Network Management

If the Internet Could Speak: ‘I’m Melting! Melting!’

Millions of users were unable to access the Web Tuesday, according to reports.

The websites of eBay, Amazon, Autotrader, LinkedIn, Time Warner and Verizon were among those hit.

The problem is due to a combination of factors: router configuration; the explosive growth of connected devices; and IPv4 running out of addresses.

“The industry faces many limitations with communications, ranging from wireless spectrum to core network bandwidth, and there is never a single solution to overcome these limitations,” Rob Enderle, principal analyst at the Enderle Group, told TechNewsWorld.

“The immediate need is a combination of extending the router memory caps and rebooting the routers, plus bundling IP addresses,” he continued.

The long-range solution is to shift from the Web’s current IPv4 protocol to IPv6, “but even IPv6 will eventually face similar limitations,” Enderle said.

The Trouble With Routers

The Internet is really a network of networks, and it is mapped by Border Gateway Protocol (BGP) routers, which store a map of the Web, correlating ranges of IP addresses to the various networks.

The BGP makes routing decisions based on paths, network policies, and rules configured by network administrators.

The problem is, older Internet routers have a default software limit of 512,000 IPv4 BGP routing table entries.

That limit was reached on the routers of several companies, including Internet service providers, on Tuesday, leading victims to dub it “512K Day.”

The solution seems rather simple: Reboot routers after adjusting the limit.

However, “manually rebooting millions of routers is not an easy task, nor one that many companies have worked into their maintenance schedule, because they did not know when they would be affected,” Jim McGregor, principal analyst at Tirias Research, told TechNewsWorld.

“In hindsight, companies should have been more proactive about addressing the issue,” he said.

Internet Protocol Issues

The Internet Engineering Task Force (IETF) has been concerned that IPv4 will run out of addresses since the 1980s.

IPv4 provides about 4.3 billion 32-bit addresses. Each of the five regional registries (RIRs) was allocated 16.8 million addresses.

The IETF adopted various technologies, including network address translation (NAT) and Class Inter-Domain Routing (CIDR), and began working on IPv6 in 1998.

IPv6 will provide 340 undecillion 128-bit addresses.

In efforts to promote IPv6, the Internet Society and several large content providers jointly launched the first World IPv6 Day. Two more were held, in 2012 and last year, and United States federal government agencies have been mandated to switch over to IPv6, but many large organizations have routers that run both IPv4 and IPv6, and others still haven’t made the switch.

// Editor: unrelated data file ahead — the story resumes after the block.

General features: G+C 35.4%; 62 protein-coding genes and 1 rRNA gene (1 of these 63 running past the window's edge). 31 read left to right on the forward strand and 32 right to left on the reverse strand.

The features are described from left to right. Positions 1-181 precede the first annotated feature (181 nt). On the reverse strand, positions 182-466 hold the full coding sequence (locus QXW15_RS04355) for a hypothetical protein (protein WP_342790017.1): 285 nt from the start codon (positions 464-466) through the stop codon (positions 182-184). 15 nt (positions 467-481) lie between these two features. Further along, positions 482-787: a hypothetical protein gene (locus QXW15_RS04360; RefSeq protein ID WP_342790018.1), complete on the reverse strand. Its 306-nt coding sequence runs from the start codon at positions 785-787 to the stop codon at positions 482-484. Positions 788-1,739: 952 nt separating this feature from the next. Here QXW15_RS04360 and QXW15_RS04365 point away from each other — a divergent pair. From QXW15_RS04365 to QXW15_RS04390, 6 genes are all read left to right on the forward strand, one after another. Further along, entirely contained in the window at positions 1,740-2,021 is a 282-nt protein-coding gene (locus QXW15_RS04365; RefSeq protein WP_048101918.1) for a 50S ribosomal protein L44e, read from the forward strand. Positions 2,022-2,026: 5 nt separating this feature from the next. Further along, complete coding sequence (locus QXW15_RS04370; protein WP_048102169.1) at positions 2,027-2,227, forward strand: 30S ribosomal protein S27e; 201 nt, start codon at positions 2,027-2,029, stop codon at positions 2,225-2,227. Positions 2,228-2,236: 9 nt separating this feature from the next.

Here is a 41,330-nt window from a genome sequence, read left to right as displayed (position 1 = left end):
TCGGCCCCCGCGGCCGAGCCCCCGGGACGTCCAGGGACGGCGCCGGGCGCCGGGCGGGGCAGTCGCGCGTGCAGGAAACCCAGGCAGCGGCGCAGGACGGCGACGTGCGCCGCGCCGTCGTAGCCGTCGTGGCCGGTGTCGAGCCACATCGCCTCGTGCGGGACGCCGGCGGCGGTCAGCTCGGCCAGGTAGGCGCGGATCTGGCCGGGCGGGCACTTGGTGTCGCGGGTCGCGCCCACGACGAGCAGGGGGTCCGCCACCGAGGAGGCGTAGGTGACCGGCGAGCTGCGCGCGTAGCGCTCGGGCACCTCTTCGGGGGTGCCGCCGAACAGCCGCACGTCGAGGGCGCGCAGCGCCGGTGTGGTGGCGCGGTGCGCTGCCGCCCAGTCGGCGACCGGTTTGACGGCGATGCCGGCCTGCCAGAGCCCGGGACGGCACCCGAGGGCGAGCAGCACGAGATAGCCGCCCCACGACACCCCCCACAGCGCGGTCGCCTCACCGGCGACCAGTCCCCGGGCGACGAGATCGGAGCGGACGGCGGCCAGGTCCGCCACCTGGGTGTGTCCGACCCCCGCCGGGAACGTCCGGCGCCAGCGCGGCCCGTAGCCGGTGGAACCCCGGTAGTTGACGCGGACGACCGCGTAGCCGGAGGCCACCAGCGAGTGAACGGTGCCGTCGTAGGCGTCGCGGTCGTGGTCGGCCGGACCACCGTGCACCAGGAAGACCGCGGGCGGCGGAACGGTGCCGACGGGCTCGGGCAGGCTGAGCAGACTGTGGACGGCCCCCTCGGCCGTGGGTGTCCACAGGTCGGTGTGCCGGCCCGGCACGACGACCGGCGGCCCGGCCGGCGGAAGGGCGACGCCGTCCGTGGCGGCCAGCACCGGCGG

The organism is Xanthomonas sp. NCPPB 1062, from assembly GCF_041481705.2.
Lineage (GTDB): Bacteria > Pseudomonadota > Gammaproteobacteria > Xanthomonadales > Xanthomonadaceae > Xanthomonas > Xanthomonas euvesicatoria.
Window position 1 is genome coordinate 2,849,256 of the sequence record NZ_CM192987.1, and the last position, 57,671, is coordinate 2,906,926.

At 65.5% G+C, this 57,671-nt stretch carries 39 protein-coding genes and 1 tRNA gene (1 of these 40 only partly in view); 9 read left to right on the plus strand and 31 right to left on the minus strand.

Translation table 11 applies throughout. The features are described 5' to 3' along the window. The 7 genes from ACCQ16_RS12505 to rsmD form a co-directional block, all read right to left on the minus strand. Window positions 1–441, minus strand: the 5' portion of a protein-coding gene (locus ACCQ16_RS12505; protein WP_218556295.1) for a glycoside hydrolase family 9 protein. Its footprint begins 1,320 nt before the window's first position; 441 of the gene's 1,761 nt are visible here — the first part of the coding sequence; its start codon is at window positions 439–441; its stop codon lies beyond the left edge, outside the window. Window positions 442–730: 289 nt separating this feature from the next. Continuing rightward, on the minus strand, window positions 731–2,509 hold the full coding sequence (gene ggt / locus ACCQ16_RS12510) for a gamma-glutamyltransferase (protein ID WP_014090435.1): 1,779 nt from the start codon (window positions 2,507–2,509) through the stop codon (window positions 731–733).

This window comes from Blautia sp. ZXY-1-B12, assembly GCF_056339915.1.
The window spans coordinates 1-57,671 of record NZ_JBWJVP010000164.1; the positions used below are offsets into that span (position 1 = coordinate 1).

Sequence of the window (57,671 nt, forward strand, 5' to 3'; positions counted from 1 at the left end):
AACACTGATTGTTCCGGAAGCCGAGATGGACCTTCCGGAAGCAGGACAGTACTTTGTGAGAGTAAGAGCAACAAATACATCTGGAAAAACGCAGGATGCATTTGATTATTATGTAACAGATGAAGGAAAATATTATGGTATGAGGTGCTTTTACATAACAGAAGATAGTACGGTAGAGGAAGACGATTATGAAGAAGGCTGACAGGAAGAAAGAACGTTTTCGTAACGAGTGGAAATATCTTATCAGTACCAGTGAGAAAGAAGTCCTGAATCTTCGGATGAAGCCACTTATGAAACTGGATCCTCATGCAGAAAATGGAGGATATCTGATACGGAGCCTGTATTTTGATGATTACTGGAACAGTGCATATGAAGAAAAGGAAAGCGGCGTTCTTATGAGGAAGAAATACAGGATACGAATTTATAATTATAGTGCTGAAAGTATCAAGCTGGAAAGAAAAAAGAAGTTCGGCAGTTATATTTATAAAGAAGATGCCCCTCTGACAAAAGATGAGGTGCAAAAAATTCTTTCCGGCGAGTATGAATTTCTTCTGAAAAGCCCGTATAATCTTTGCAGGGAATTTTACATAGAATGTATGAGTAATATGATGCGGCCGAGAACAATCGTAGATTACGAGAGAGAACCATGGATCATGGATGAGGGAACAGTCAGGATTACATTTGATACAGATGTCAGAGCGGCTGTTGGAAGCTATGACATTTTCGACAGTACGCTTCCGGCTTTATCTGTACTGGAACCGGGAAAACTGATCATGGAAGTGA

The explosion in the mobile device market contributed to the dearth of available IPv4 addresses. The new 4G LTE devices use IPv6, by the way, which is why the mobile industry is pushing them so hard.

The Role of ISPs

Some ISPs are among the companies that have not switched to IPv6, as Tuesday’s meltdown showed.

“Moving to IPv6 generally means you have to replace a lot of older hardware and this is an expense many have put off for too long,” Enderle said.

However, transiting to a new communications protocol “is difficult when the older protocol has already reached critical mass,” Tirias’ McGregor pointed out. “IPv6 hasn’t really taken off yet, and that is becoming a bigger and bigger problem.”

Further, the switchover has to occur in stages.

“The entire industry does not just drop one protocol and adopt another overnight,” McGregor continued. “This happens over time as new products are introduced and communications platforms are upgraded.”

Upgrading communications platforms is the slower process of the two, because companies want to realize returns on the very heavy investment these platforms require, McGregor said.

“We’ll likely have to see more outages or large cash penalties or government intervention before a problem like this gets fixed,” McGregor suggested. “It is incredibly expensive, and infrastructure investments are really hard to fund unless there’s a lot of pressure to do so.”

Richard Adhikari

Richard Adhikari has written about high-tech for leading industry publications since the 1990s and wonders where it's all leading to. Will implanted RFID chips in humans be the Mark of the Beast? Will nanotech solve our coming food crisis? Does Sturgeon's Law still hold true? You can connect with Richard on Google+.

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